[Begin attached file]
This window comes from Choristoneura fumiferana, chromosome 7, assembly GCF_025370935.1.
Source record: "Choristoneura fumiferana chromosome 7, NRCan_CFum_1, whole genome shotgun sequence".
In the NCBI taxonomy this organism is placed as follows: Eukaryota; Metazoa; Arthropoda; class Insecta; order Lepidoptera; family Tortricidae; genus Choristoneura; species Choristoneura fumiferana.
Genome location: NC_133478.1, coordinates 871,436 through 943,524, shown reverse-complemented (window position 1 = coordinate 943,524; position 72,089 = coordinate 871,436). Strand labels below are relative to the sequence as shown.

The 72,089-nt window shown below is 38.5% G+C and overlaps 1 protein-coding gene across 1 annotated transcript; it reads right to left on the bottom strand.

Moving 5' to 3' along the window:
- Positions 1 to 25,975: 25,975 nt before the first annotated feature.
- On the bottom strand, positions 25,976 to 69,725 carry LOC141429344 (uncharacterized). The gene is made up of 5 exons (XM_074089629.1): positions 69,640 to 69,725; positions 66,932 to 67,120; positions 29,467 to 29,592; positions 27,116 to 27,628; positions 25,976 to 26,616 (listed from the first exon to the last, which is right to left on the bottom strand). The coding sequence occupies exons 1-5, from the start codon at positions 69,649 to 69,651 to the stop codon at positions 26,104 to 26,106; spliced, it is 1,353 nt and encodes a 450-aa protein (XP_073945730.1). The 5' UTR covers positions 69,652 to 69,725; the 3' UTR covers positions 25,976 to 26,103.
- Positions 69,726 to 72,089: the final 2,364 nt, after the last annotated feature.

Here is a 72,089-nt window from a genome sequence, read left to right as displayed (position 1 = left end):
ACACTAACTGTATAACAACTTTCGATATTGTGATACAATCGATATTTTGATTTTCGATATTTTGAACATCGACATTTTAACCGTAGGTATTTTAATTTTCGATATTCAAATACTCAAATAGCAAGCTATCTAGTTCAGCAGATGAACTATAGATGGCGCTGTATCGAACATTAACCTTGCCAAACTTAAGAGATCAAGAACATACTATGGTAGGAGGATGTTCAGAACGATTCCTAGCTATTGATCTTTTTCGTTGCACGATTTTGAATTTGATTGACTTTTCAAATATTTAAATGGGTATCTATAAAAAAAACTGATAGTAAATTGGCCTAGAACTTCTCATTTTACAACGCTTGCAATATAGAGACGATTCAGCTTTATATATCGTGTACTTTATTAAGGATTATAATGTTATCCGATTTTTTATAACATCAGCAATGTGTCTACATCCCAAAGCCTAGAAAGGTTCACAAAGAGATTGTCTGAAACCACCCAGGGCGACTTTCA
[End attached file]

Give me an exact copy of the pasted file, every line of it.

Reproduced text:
This window comes from Choristoneura fumiferana, chromosome 7, assembly GCF_025370935.1.
Source record: "Choristoneura fumiferana chromosome 7, NRCan_CFum_1, whole genome shotgun sequence".
In the NCBI taxonomy this organism is placed as follows: Eukaryota; Metazoa; Arthropoda; class Insecta; order Lepidoptera; family Tortricidae; genus Choristoneura; species Choristoneura fumiferana.
Genome location: NC_133478.1, coordinates 871,436 through 943,524, shown reverse-complemented (window position 1 = coordinate 943,524; position 72,089 = coordinate 871,436). Strand labels below are relative to the sequence as shown.

The 72,089-nt window shown below is 38.5% G+C and overlaps 1 protein-coding gene across 1 annotated transcript; it reads right to left on the bottom strand.

Moving 5' to 3' along the window:
- Positions 1 to 25,975: 25,975 nt before the first annotated feature.
- On the bottom strand, positions 25,976 to 69,725 carry LOC141429344 (uncharacterized). The gene is made up of 5 exons (XM_074089629.1): positions 69,640 to 69,725; positions 66,932 to 67,120; positions 29,467 to 29,592; positions 27,116 to 27,628; positions 25,976 to 26,616 (listed from the first exon to the last, which is right to left on the bottom strand). The coding sequence occupies exons 1-5, from the start codon at positions 69,649 to 69,651 to the stop codon at positions 26,104 to 26,106; spliced, it is 1,353 nt and encodes a 450-aa protein (XP_073945730.1). The 5' UTR covers positions 69,652 to 69,725; the 3' UTR covers positions 25,976 to 26,103.
- Positions 69,726 to 72,089: the final 2,364 nt, after the last annotated feature.

Here is a 72,089-nt window from a genome sequence, read left to right as displayed (position 1 = left end):
ACACTAACTGTATAACAACTTTCGATATTGTGATACAATCGATATTTTGATTTTCGATATTTTGAACATCGACATTTTAACCGTAGGTATTTTAATTTTCGATATTCAAATACTCAAATAGCAAGCTATCTAGTTCAGCAGATGAACTATAGATGGCGCTGTATCGAACATTAACCTTGCCAAACTTAAGAGATCAAGAACATACTATGGTAGGAGGATGTTCAGAACGATTCCTAGCTATTGATCTTTTTCGTTGCACGATTTTGAATTTGATTGACTTTTCAAATATTTAAATGGGTATCTATAAAAAAAACTGATAGTAAATTGGCCTAGAACTTCTCATTTTACAACGCTTGCAATATAGAGACGATTCAGCTTTATATATCGTGTACTTTATTAAGGATTATAATGTTATCCGATTTTTTATAACATCAGCAATGTGTCTACATCCCAAAGCCTAGAAAGGTTCACAAAGAGATTGTCTGAAACCACCCAGGGCGACTTTCA